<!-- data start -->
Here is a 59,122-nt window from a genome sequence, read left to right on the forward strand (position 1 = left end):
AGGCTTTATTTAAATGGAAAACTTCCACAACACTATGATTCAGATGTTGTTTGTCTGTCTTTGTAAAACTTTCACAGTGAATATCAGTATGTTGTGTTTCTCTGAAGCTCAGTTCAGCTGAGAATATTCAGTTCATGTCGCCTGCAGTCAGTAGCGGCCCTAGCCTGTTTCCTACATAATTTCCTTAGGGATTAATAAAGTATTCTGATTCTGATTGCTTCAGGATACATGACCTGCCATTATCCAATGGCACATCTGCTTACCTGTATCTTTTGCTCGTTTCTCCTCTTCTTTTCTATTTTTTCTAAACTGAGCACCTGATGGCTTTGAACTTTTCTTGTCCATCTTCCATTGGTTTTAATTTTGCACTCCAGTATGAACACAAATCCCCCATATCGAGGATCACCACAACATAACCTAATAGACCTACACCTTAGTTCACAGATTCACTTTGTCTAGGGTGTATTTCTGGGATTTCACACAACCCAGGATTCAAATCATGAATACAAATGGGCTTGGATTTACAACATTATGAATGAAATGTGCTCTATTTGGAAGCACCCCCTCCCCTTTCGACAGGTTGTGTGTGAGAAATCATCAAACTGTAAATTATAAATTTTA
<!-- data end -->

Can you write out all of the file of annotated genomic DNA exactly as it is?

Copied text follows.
Here is a 59,122-nt window from a genome sequence, read left to right on the forward strand (position 1 = left end):
AGGCTTTATTTAAATGGAAAACTTCCACAACACTATGATTCAGATGTTGTTTGTCTGTCTTTGTAAAACTTTCACAGTGAATATCAGTATGTTGTGTTTCTCTGAAGCTCAGTTCAGCTGAGAATATTCAGTTCATGTCGCCTGCAGTCAGTAGCGGCCCTAGCCTGTTTCCTACATAATTTCCTTAGGGATTAATAAAGTATTCTGATTCTGATTGCTTCAGGATACATGACCTGCCATTATCCAATGGCACATCTGCTTACCTGTATCTTTTGCTCGTTTCTCCTCTTCTTTTCTATTTTTTCTAAACTGAGCACCTGATGGCTTTGAACTTTTCTTGTCCATCTTCCATTGGTTTTAATTTTGCACTCCAGTATGAACACAAATCCCCCATATCGAGGATCACCACAACATAACCTAATAGACCTACACCTTAGTTCACAGATTCACTTTGTCTAGGGTGTATTTCTGGGATTTCACACAACCCAGGATTCAAATCATGAATACAAATGGGCTTGGATTTACAACATTATGAATGAAATGTGCTCTATTTGGAAGCACCCCCTCCCCTTTCGACAGGTTGTGTGTGAGAAATCATCAAACTGTAAATTATAAATTTTA